Enjoy!

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Old 10-16-2011, 02:58 PM   #27
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Originally Posted by Texanbybirth View Post
I'd suggest a Glock 19 9mm. There is no safety. It's very reliable. It's moderately sized for concealment. It has good capacity. 9mm is effective enough for home defense and cheap enough to let you stock up on ammo and practice without breaking the bank. I'd keep it loaded with some good hollow point +P ammo after you make sure your gun will cycle it reliably.

Edit: I forgot that you have a 10 round limit on magazines. G19 is still a good choice, but there may be a smaller 9mm that will just hold 10 rounds and fit your needs just as well. My Kahr CW-9 holds 7+1. It's my every day carry. There are dozens of options in 9mm alone.

After renting a few and deciding on a caliber, research your options on that caliber and rent some in just that caliber to compare. Maybe you can find a local gun club or gun forum meet and greet and try out their guns and get advice in person.
If I only had one handgun for multiple duties the G19 would be my choice. The size is a good compromise and the gun is simple and reliable to use. I keep a G17 next to the bed and a G26/CBST on me when possible.

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Old 10-16-2011, 04:46 PM   #28
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Quote:
Originally Posted by Chainfire View Post
If you are only going to fire the hand gun once or twice a year, you might want to invest in an electronic home security sytem instead. To be more of a danger to a bad guy, then to yourself and your family, you need to shoot a lot more than that.

Guns aren't magic; the mere posession of one does not innoculate you from desperate felons; nor does ownership make you a gunfighter, any more than buying a pair of boxing gloves qualifies you for a heavyweight fight. You need to practice enough to operate the gun, effectively and safely, in your sleep. You probably won't be fully awake when the front door crashes in.

That said, if you are willing to invest in even minimal training and practice you can build something more than false security. Almost anywhere you live, there are firerarm instructors that can help you gain the experience to become proficent with a firearm. Seek the training first and you can also make a much better decision as to what firearm to select. You will find all sorts of reccomendations on the gun forums, but there is nothing that can better help you decide what is right for you then to shoot a variety of weapons.
i going to jump in here, chainfire is right on point and i agrre with him 100% on this. if you only plan on shooting 1 or 2 times a year, then you are more of a danger to your loved ones than a BG. purchasing and owning a firearm is a huge commitment and responsibility. whether you purchase a shotgun or pistol, you need to practice with it on a regular basis, and also your wife needs to do the same. go to some gunstores or ranges, shoot many different types of firearms until you find something that suits you and the wife, then buy it, practice with it, then practice some more. because if you are not willing to make this level of commitment, then you would be better served in purchasing a good security system.
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Old 10-16-2011, 08:20 PM   #29
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Quote:
Originally Posted by Chainfire View Post
If you are only going to fire the hand gun once or twice a year, you might want to invest in an electronic home security sytem instead. To be more of a danger to a bad guy, then to yourself and your family, you need to shoot a lot more than that.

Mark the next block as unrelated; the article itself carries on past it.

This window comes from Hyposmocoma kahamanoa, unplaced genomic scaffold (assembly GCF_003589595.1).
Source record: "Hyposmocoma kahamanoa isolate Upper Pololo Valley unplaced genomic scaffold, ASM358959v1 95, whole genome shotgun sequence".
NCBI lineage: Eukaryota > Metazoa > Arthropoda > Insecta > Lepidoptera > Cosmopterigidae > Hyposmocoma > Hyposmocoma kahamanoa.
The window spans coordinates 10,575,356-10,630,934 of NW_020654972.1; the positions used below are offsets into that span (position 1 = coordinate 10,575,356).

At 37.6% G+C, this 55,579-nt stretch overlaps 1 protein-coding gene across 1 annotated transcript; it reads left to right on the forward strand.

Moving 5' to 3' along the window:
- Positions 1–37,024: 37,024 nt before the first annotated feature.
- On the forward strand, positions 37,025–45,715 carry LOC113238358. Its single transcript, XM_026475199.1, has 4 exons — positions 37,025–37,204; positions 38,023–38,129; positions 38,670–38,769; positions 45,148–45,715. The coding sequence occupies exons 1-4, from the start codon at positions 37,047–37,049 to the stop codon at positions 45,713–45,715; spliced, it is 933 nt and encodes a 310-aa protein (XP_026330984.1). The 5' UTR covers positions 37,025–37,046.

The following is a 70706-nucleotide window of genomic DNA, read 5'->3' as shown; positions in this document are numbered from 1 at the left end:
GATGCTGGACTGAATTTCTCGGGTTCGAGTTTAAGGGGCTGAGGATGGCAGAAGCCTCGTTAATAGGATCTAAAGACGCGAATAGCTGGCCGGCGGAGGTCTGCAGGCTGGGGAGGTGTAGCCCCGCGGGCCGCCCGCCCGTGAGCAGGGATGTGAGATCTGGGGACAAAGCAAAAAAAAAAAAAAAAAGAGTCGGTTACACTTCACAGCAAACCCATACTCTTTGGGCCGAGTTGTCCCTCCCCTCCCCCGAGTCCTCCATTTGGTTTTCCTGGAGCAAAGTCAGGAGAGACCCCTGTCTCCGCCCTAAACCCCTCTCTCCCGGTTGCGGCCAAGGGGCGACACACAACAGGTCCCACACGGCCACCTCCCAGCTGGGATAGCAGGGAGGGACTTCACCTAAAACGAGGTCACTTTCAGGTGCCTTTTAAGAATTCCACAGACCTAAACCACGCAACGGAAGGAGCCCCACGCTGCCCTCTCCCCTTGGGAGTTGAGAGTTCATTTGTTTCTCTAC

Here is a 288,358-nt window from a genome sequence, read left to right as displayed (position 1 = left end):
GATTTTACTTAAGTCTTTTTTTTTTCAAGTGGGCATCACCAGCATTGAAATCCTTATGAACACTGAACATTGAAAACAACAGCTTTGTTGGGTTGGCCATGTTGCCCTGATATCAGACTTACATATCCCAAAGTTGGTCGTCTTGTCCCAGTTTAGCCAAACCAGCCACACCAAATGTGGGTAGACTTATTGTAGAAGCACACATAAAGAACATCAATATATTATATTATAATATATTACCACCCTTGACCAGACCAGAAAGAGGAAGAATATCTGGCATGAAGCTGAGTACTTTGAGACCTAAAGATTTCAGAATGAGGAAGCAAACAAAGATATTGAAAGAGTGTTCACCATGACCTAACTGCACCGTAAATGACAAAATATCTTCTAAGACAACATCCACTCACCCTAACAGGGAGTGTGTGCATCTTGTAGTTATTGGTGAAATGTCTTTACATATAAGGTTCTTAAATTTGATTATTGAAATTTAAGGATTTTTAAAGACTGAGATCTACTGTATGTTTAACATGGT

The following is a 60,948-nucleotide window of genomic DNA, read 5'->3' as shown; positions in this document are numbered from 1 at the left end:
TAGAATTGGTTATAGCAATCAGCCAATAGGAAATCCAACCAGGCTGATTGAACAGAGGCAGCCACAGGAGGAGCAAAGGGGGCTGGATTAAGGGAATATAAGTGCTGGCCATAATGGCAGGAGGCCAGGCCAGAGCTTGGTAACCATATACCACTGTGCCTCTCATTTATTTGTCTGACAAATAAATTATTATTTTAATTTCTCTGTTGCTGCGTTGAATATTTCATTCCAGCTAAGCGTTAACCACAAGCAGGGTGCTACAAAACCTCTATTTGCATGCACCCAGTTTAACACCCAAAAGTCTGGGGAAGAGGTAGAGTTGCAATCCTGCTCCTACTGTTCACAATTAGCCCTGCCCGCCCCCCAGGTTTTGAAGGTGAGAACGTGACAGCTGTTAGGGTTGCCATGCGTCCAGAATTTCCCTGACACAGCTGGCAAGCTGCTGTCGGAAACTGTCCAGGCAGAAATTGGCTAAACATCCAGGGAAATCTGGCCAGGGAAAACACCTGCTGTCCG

Guns aren't magic; the mere posession of one does not innoculate you from desperate felons; nor does ownership make you a gunfighter, any more than buying a pair of boxing gloves qualifies you for a heavyweight fight. You need to practice enough to operate the gun, effectively and safely, in your sleep. You probably won't be fully awake when the front door crashes in.

That said, if you are willing to invest in even minimal training and practice you can build something more than false security. Almost anywhere you live, there are firerarm instructors that can help you gain the experience to become proficent with a firearm. Seek the training first and you can also make a much better decision as to what firearm to select. You will find all sorts of reccomendations on the gun forums, but there is nothing that can better help you decide what is right for you then to shoot a variety of weapons.
Quote:
Originally Posted by axxe55 View Post
i going to jump in here, chainfire is right on point and i agrre with him 100% on this. if you only plan on shooting 1 or 2 times a year, then you are more of a danger to your loved ones than a BG. purchasing and owning a firearm is a huge commitment and responsibility. whether you purchase a shotgun or pistol, you need to practice with it on a regular basis, and also your wife needs to do the same. go to some gunstores or ranges, shoot many different types of firearms until you find something that suits you and the wife, then buy it, practice with it, then practice some more. because if you are not willing to make this level of commitment, then you would be better served in purchasing a good security system.
+1 guys. A gun is a tool and if you don't have a use for/intend to use it, DON'T buy one!

From the Guru;
“Owning a handgun doesn’t make you armed any more than owning a guitar makes you a musician.” - Col. Jeff Cooper
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Old 10-21-2011, 11:11 PM   #30
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Originally Posted by forestwalker View Post
The wife's no amazon but is tough and competent.
My wife is 5ft 4 and 120lbs. She easily handles her Ruger SP101 with 38 spls.
For antimidation, get a Crimson Trace laser grip. Actually seeing the point of impact on your chest has got to scare the Bejesus out of a guy.